Some more poems

Here are three more poems. They may (or may not) have something do with embodied consciousness or conscious embodiment. You be the judge. (Do I have to do all the work around here?).

A Day at the Gate

A loose and dispiriting
wind took over from the grinding of traffic.
Clouds from the distillery
blotted out the sky. Ocarina sales plummeted.

Believe you me it was a situation
Aladdin’s lamp might have ameliorated. And where was I?
Among architecture, magazines, recycled fish,
waiting for the wear and tear
to show up on my chart. Good luck,

bonne chance. Remember me to the zithers
and their friends, the ondes martenot.
Only I say: What comes this way withers
automatically. And the fog, drastically.

As one mercurial teardrop glozes
an empire’s classified documents, so
other softnesses decline the angles
of the waiting. Tall, pissed-off,
dressed in this day’s clothes,
holding its umbrella, he half turned away
with a shooshing sound. Said he needed us.
Said the sky shall be kelly green tonight.

John Ashbery

In the waiting room

In Worcester, Massachusetts,
I went with Aunt Consuelo
to keep her dentist’s appointment
and sat and waited for her
in the dentist’s waiting room.
It was winter. It got dark
early. The waiting room
was full of grown-up people,
arctics and overcoats,
lamps and magazines.
My aunt was inside
what seemed like a long time
and while I waited I read
the National Geographic
(I could read) and carefully
studied the photographs:
the inside of a volcano,
black, and full of ashes;
then it was spilling over
in rivulets of fire.
Osa and Martin Johnson
dressed in riding breeches,
laced boots, and pith helmets.
A dead man slung on a pole
–“Long Pig,” the caption said.
Babies with pointed heads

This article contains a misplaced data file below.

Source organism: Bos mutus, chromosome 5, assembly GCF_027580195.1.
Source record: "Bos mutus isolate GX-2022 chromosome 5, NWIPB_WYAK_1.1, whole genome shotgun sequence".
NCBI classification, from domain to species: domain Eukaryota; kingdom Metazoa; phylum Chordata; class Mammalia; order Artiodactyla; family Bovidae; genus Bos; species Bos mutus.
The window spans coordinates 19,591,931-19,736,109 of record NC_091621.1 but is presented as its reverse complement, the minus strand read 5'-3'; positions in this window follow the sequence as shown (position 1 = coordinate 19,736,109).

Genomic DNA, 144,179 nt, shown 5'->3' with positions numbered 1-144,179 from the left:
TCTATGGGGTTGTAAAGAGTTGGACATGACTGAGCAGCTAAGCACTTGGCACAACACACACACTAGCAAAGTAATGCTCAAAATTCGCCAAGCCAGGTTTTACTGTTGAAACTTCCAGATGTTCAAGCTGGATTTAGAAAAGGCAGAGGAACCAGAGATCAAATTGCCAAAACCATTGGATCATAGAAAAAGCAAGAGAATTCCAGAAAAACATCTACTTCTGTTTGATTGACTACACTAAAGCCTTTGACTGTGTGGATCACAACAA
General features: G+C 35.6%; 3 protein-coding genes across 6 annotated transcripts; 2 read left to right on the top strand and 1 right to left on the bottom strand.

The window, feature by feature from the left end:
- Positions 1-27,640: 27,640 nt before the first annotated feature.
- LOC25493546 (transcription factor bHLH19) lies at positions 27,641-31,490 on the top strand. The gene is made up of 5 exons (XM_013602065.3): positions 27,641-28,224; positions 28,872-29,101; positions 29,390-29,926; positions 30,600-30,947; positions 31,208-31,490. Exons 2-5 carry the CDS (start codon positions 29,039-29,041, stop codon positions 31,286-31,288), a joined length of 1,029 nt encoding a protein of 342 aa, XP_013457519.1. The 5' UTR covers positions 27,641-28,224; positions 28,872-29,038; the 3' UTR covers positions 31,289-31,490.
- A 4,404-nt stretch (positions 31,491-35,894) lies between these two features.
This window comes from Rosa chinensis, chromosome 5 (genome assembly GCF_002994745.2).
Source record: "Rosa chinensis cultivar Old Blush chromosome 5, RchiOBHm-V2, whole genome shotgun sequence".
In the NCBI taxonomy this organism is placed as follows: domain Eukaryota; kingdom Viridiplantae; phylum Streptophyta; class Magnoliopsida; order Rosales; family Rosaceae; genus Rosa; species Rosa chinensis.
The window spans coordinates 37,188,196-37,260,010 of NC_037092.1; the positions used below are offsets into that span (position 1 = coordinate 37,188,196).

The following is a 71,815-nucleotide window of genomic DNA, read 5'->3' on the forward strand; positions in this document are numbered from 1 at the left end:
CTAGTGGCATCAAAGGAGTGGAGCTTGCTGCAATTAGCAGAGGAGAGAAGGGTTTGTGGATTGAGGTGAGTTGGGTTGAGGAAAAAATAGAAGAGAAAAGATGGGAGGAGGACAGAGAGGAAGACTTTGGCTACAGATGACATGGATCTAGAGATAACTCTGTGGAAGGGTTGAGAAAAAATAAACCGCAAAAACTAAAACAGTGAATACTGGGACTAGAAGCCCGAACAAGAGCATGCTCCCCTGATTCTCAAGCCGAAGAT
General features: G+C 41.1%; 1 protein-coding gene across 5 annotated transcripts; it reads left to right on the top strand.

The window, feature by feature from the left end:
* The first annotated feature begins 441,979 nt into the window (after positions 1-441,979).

wound round and round with string;
black, naked women with necks
wound round and round with wire
like the necks of light bulbs.
Their breasts were horrifying.
I read it right straight through.
I was too shy to stop.
And then I looked at the cover:
the yellow margins, the date.
Suddenly, from inside,
came an oh! of pain
–Aunt Consuelo’s voice–
not very loud or long.
I wasn’t at all surprised;
even then I knew she was
a foolish, timid woman.
I might have been embarrassed,
but wasn’t. What took me
completely by surprise
was that it was me:
my voice, in my mouth.
Without thinking at all
I was my foolish aunt,
I–we–were falling, falling,
our eyes glued to the cover
of the National Geographic,
February, 1918.

I said to myself: three days
and you’ll be seven years old.
I was saying it to stop
the sensation of falling off
the round, turning world.
into cold, blue-black space.
But I felt: you are an I,
you are an Elizabeth,
you are one of them.
Why should you be one, too?
I scarcely dared to look
to see what it was I was.
I gave a sidelong glance
–I couldn’t look any higher–
at shadowy gray knees,
trousers and skirts and boots
and different pairs of hands
lying under the lamps.
I knew that nothing stranger
had ever happened, that nothing
stranger could ever happen.

Why should I be my aunt,
or me, or anyone?
What similarities–
boots, hands, the family voice
I felt in my throat, or even
the National Geographic
and those awful hanging breasts–
held us all together
or made us all just one?
How–I didn’t know any
word for it–how “unlikely”. . .
How had I come to be here,
like them, and overhear
a cry of pain that could have
got loud and worse but hadn’t?

The waiting room was bright
and too hot. It was sliding
beneath a big black wave,
another, and another.

Then I was back in it.
The War was on. Outside,
in Worcester, Massachusetts,
were night and slush and cold,
and it was still the fifth
of February, 1918.

Elizabeth Bishop

Personal Helicon

for Michael Longley

As a child, they could not keep me from wells
And old pumps with buckets and windlasses.
I loved the dark drop, the trapped sky, the smells
Of waterweed, fungus and dank moss.

One, in a brickyard, with a rotted board top.
I savoured the rich crash when a bucket
Plummeted down at the end of a rope.
So deep you saw no reflection in it.

A shallow one under a dry stone ditch
Fructified like any aquarium.
When you dragged out long roots from the soft mulch
A white face hovered over the bottom.

Others had echoes, gave back your own call
With a clean new music in it. And one
Was scaresome, for there, out of ferns and tall
Foxgloves, a rat slapped across my reflection.

Now, to pry into roots, to finger slime,
To stare, big-eyed Narcissus, into some spring
Is beneath all adult dignity. I rhyme
To see myself, to set the darkness echoing.

Seamus Heaney

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About middleeuropeanmelancholy

64 year old Australian born male. Into travel, poetry, philosophy, music, popular physics, mathematics (especially topology)...
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